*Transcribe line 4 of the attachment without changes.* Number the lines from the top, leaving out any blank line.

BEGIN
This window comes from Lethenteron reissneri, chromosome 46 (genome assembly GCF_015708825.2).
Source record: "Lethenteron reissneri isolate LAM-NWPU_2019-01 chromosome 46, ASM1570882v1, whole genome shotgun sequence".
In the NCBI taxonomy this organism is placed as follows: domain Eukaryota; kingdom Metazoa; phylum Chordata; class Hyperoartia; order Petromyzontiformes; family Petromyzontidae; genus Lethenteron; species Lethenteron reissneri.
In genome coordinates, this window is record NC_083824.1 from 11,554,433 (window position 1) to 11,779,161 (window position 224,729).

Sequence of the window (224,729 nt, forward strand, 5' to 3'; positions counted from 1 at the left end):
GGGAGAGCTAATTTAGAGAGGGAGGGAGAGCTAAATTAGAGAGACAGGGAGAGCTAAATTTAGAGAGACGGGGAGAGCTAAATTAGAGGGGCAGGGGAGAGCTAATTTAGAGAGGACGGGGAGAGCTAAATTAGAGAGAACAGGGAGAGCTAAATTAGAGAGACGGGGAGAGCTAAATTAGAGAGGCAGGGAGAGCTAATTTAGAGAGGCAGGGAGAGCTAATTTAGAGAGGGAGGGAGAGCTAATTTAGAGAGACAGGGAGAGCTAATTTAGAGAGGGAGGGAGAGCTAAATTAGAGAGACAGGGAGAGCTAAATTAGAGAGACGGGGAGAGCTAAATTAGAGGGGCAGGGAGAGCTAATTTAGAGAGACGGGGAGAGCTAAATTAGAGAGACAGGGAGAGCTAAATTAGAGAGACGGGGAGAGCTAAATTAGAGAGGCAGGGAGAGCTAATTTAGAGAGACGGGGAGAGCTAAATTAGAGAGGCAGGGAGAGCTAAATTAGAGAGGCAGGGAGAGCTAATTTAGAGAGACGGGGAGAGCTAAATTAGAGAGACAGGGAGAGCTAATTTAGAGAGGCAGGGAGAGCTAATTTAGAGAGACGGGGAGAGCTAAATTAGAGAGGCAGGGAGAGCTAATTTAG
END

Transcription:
In genome coordinates, this window is record NC_083824.1 from 11,554,433 (window position 1) to 11,779,161 (window position 224,729).